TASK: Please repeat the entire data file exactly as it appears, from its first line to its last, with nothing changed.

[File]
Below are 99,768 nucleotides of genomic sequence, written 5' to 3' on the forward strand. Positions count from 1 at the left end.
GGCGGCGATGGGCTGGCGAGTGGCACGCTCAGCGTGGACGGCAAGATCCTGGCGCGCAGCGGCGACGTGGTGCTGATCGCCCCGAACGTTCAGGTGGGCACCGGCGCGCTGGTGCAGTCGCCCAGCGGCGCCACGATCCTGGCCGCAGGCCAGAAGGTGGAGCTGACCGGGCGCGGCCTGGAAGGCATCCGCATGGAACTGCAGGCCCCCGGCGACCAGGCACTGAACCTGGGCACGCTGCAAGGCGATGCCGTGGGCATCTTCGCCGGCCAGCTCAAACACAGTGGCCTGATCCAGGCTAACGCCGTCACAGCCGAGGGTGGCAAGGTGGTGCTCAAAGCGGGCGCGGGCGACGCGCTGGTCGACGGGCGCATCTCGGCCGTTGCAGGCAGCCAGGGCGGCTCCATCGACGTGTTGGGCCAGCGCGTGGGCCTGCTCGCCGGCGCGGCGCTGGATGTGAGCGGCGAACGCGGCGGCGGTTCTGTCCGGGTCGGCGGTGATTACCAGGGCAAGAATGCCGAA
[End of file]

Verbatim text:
Below are 99,768 nucleotides of genomic sequence, written 5' to 3' on the forward strand. Positions count from 1 at the left end.
GGCGGCGATGGGCTGGCGAGTGGCACGCTCAGCGTGGACGGCAAGATCCTGGCGCGCAGCGGCGACGTGGTGCTGATCGCCCCGAACGTTCAGGTGGGCACCGGCGCGCTGGTGCAGTCGCCCAGCGGCGCCACGATCCTGGCCGCAGGCCAGAAGGTGGAGCTGACCGGGCGCGGCCTGGAAGGCATCCGCATGGAACTGCAGGCCCCCGGCGACCAGGCACTGAACCTGGGCACGCTGCAAGGCGATGCCGTGGGCATCTTCGCCGGCCAGCTCAAACACAGTGGCCTGATCCAGGCTAACGCCGTCACAGCCGAGGGTGGCAAGGTGGTGCTCAAAGCGGGCGCGGGCGACGCGCTGGTCGACGGGCGCATCTCGGCCGTTGCAGGCAGCCAGGGCGGCTCCATCGACGTGTTGGGCCAGCGCGTGGGCCTGCTCGCCGGCGCGGCGCTGGATGTGAGCGGCGAACGCGGCGGCGGTTCTGTCCGGGTCGGCGGTGATTACCAGGGCAAGAATGCCGAA